The arrest of a suspect in the 25-year-old murder of Christy Mirack has sparked fresh hope for a homicide more than 40 years cold.
“The statistics will tell you that, if it’s gone this far, it’s probably not going to be resolved,” Philip D. Biechler, husband of the late Lindy Sue Biechler, said.
“Then again, there’s new technology all of the time. You never know what’s going to work.”
Raymond “DJ Freez” Rowe, 49, was arrested June 25 and charged with killing Mirack on Dec. 21, 1992. His arrest stemmed from the work of a private lab, which combed a genealogy website to identify Rowe as a suspect, then linked his DNA to samples found at the scene of Mirack’s murder.
“I’ve been wondering if the procedure that they used to find Christy’s killer was something they could use to find Lindy’s,” Biechler said. “It gives me a little hope.”
Manor Township Detective Tricia Mazur, who inherited the case from past generations of investigators, also feels optimistic.
“It’s possible,” she said, “although we don’t have as good a DNA profile as they had in the Mirack case.”
DNA evidence collected at the Biechler murder scene was last examined in a lab more than a decade ago, Mazur said.
“In the last 10 years, there’s been a lot of growth in forensic science,” she said. “We want to revisit that evidence.”
Chief Lancaster County Detective Kent Switzer said cold cases “are always challenging to solve,” but said the county is working with police to decide what cases might benefit from a similar DNA analysis.
“It is important to also add that each case is different and what may work for one case may not work for another for many reasons,” Switzer said. “These types of decisions are typically made on a case by case basis.”
Mazur said she hopes to know by autumn if new DNA technology can advance the Biechler probe.
“Having DNA evidence isn’t enough,” she explained. “You need something to match it to.”
Lindy Sue Biechler, 19 years old and newly married, was killed Dec. 5, 1975, in her apartment on Kloss Drive, near Millersville.
A flower shop clerk, she was found — sexually assaulted and stabbed 11 times, with a butcher knife still in her neck — in her living room.
She struggled fiercely, investigators said.
Mazur — who was 4 years old when the murder occurred — said she has gone through the files with county detectives and sifted through the evidence.
She and her partner, Detective Matt Wolf, would like to spend more time on the case, she said, but current cases keep them busy.
“I would love to solve this,” she said. “I wish I could have six months that Matt and I could devote just to this. ... We talk about the case at least once every couple of months.”
Police in 1975 “didn’t have an obvious suspect. There was no obvious motive,” Mazur said — and there hasn’t been a fresh lead in years.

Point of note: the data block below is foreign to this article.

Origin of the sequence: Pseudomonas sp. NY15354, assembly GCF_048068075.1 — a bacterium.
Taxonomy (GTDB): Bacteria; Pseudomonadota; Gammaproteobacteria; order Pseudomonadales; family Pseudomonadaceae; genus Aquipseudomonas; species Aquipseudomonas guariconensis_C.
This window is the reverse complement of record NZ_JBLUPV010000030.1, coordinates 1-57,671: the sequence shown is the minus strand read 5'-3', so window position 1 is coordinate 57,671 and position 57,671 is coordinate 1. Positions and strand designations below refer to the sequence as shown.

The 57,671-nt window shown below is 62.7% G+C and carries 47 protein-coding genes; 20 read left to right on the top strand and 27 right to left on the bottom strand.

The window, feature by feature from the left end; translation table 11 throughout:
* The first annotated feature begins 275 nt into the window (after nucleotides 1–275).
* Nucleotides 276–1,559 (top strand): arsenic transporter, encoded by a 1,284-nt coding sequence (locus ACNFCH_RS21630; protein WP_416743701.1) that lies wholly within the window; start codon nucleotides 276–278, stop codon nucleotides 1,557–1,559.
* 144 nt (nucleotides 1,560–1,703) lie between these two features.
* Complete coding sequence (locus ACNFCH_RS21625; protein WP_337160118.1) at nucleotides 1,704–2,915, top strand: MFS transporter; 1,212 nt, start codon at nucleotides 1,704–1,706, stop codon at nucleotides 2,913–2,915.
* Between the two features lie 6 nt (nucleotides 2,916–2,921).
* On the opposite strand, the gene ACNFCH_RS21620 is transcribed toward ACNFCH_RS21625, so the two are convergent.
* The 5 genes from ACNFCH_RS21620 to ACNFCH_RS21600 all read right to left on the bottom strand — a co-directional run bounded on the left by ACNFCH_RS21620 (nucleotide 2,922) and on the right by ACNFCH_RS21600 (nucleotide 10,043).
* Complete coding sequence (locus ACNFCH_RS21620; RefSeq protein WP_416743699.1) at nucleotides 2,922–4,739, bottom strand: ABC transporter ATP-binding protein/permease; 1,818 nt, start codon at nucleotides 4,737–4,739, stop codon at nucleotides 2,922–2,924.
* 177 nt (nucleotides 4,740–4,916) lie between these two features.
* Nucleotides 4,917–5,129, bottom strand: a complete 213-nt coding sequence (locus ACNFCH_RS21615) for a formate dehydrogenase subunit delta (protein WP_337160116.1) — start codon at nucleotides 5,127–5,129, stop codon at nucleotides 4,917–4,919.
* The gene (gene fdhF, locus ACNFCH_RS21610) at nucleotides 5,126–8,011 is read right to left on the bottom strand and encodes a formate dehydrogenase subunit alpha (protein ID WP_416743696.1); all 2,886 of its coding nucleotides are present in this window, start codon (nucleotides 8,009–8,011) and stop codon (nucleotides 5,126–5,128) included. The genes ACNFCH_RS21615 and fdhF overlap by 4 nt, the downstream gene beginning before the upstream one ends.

“Occasionally, we’ll get a random phone call,” she said. “A few months ago, I got a call about Lindy. I got excited, but it turned out to be an older woman who remembered the crime and wanted to know if it had been solved.”
Every year, Mazur said, the pool of people who knew the victim or might know something about her killer gets smaller. Lindy, if she had lived, would be in her 60s, she noted.
Phil Biechler thinks fondly of his late wife, whom he described as “extremely compassionate ... and unbelievably charming.”
Biechler, who remarried 28 years ago and still lives in Millersville, hopes the murder will be solved, “but in this case, I think a lot of things were botched, and a lot of things were overlooked right at the start.”
Lindy’s aunt — who discovered the body — “ran all over the crime scene, probably out of sheer panic” before calling police, contaminating the evidence, he said.
Also, Biechler said, police initially pegged him as the chief suspect, and he believes they focused on him to the exclusion of other leads.
“They spent a lot of time trying to find out what I was doing rather than trying to figure out who really did it,” he said.
Mazur sympathizes, although she said police in cases like this usually look at the spouse first.
“Even now, you start with the people closest (to the victim) and move outward from there,” she said.
Former County Detective Joseph Geesey, who died in June, said in an interview earlier this year that investigators “screwed up the Biechler investigation ... from the very beginning.”
He declined to discuss specific faults on the record, but said he was confident the case could be solved with modern investigative techniques.
“There were a lot of things that were done wrong,” he said. “But this case was solvable back then. It’s solvable now.”